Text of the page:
Preserving the Past for the Future

Say “NO” to McMansions at Floods Hill

A developer wants to demolish the historic pre-Revolutionary home at 167 North Ridgewood and put up two McMansions.  Say “NO!” at the Planning Board virtual meeting 7:30 Monday, Feb 1.  Case 275 will be early on the agenda.  Meeting details at http://southorange.org/Calendar.aspx?EID=3088&month=2&year=2021&day=1&calType=0.  To attend online, click above then on the event link, then on Register.

The home at 167 North Ridgewood was featured on our 2011 Gems of South Orange House Tour.  This vernacular stone farmhouse with clapboard additions was built around 1774 by Henry Squire who became a Lieutenant in the Revolutionary War army.  George Washington and troops likely drank from the well in front of the house as they passed by on the march from Montclair to Morristown. 

Henry’s son Nathan grew up in the house and, around 1795, is credited with naming the community formerly referred to as Chestnut Hill or merely Orange as “South Orange”.  Nathan ran a very successful distillery of corn and rye whiskies.  He was High Sheriff of Essex County in 1816 and an Inferior Court judge. 

 In 1850, the house and lands were acquired by William Redmond who is know for introducing Jersey cows to this section of the country.  He later built the Italianate mansion that is now occupied by Orange Lawn Tennis Club.  John Flood rented the hillside, now known as Flood’s Hill, to pasture his cows and rented the house. 

On January 20, 2021 the South Orange Historic Preservation Commission adopted a resolution to be forwarded to the Village’s Board of Trustees recommending that the house be designated a Local Landmark.  It is not currently listed on a Register of Historic Places, but is nonetheless a historic and visual treasure that should be preserved for posterity.  It was inventoried (#0719-115) in the 1986 Essex County Cultural Resources Survey not just for its age but for its history.  It is the third oldest surviving structure in South Orange (after the Old Stone House of 1680 and 497 South Orange Avenue of 1770).  There are no other surviving structures from the 1700’s within the current boundaries of South Orange.

Historic homes define and refine neighborhoods.  In addition to the irreplaceable history they represent, well maintained historic homes add visual appeal and diversity to neighborhoods as well as boost property values.  This is an intangible public good.  Those seeking to benefit from the public good should do so without diminishing it in the process.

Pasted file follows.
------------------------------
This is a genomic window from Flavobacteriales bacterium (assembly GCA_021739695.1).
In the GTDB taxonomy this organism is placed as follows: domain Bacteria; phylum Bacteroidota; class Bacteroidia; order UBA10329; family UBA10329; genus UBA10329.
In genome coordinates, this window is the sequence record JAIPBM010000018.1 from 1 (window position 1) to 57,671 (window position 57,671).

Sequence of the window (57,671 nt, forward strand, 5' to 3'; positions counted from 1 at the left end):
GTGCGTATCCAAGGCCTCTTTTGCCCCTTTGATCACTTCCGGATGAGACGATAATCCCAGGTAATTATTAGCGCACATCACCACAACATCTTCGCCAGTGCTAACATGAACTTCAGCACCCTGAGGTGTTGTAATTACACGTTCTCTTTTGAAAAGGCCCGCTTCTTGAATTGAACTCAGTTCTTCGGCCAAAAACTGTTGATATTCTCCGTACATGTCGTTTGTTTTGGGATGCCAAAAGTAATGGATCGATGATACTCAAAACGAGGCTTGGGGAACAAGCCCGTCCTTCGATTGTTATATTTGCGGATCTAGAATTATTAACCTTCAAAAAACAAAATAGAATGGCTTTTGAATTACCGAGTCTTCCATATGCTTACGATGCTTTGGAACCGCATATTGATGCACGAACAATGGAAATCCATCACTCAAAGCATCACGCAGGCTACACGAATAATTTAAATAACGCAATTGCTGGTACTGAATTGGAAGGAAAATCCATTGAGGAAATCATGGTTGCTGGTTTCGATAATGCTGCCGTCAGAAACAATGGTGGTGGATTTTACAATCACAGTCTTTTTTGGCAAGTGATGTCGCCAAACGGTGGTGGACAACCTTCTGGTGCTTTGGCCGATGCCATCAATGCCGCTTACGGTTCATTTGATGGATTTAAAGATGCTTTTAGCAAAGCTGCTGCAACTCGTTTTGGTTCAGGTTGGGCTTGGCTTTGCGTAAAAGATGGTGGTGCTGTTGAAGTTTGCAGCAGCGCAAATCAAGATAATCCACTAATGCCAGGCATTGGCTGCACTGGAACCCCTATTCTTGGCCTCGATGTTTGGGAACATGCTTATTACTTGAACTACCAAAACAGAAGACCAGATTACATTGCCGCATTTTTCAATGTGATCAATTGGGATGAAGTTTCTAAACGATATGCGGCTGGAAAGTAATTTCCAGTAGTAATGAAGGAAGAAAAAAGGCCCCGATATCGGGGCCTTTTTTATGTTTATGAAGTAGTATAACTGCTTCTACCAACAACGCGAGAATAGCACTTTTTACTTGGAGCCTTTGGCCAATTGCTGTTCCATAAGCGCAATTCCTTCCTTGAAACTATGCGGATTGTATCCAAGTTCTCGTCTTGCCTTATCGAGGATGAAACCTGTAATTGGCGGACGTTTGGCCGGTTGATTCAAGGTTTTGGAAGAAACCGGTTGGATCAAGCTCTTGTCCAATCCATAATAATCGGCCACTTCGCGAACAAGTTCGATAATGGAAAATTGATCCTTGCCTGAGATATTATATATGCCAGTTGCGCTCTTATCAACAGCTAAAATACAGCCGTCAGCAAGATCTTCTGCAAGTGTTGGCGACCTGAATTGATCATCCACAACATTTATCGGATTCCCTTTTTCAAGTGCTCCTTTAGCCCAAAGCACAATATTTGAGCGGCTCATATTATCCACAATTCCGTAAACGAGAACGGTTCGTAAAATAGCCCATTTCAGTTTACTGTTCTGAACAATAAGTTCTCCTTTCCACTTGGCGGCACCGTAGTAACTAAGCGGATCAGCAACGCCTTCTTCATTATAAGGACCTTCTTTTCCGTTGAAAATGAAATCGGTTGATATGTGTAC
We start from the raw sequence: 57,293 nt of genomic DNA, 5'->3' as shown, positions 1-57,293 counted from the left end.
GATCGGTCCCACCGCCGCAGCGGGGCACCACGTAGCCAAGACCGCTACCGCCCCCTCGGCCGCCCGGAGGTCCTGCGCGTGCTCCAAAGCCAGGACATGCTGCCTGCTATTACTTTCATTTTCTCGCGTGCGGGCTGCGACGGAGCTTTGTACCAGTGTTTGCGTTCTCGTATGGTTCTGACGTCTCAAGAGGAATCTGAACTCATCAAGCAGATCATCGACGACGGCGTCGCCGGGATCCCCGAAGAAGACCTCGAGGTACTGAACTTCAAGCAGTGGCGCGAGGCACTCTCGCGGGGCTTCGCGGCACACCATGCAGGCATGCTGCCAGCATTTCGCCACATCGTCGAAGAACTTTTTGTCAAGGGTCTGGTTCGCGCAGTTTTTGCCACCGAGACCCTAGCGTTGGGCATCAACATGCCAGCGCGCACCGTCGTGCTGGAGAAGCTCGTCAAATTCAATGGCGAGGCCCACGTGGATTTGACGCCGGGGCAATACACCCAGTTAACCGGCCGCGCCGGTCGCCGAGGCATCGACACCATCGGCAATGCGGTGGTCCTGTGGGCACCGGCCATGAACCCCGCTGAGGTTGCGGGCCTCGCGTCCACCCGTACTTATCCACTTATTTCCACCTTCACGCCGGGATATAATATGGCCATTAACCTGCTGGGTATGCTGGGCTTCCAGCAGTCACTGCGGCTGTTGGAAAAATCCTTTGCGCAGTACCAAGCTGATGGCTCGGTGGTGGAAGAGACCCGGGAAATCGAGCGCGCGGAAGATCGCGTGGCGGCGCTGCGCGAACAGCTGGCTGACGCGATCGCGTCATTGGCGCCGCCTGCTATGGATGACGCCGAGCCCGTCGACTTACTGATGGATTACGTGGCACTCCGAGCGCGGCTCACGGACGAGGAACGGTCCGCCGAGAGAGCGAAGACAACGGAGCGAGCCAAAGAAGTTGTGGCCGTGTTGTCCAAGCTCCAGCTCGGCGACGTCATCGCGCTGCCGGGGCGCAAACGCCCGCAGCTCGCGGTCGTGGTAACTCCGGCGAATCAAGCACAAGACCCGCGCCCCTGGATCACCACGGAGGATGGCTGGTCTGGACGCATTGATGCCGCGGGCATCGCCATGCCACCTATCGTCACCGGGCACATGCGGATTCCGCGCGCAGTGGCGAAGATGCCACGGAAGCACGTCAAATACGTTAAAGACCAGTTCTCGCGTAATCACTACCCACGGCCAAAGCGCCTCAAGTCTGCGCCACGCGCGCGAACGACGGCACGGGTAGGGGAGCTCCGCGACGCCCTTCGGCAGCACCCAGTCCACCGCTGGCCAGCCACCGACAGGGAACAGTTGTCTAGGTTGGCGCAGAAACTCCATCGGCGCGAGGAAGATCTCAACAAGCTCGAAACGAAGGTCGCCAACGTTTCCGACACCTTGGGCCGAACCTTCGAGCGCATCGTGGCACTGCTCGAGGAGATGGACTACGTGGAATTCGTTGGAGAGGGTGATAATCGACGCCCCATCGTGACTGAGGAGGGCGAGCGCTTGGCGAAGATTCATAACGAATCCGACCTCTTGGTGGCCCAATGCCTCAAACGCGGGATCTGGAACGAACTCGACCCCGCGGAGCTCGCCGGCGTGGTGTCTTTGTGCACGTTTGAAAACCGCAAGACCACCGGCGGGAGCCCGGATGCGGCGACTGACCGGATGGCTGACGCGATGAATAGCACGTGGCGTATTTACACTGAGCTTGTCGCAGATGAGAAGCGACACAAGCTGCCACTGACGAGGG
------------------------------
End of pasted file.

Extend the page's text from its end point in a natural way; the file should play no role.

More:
To join the Historical Society, click on the “Join Us” tab above.


About South Orange Historical and Preservation Society

Founded in 1986, the goal of the organization is to further the study of the history and architecture of the Village of South Orange, NJ.

We strive to:
~ Provide programs to disseminate historical, preservation and architectural information.
~ Support preservation activities within the Village of South Orange.
~ Support the recognition of landmark buildings and historic neighborhoods.
~ Promote adaptive reuse of significant historic structures rather than abandonment or demolition.


The Old Stone House

The Old Stone House in South Orange is believed to be the oldest standing building in New Jersey.  The earliest reference to the Old Stone House dates to September 27, 1680, when it was mentioned in the minutes of a Newark town meeting to discuss and distribute land grants. Historians estimate that Dutch settlers built the farmhouse between 1666 and 1680 after arriving in Bergen.

The house was substantial enlarged in the 1870’s but three of the original stone walls are still visible.  This valuable piece of history sits nearly out of sight behind the South Orange police station between Grove Road and South Orange Avenue. The original was a 1-1/2 story Dutch Colonial on 75 acres of farmland.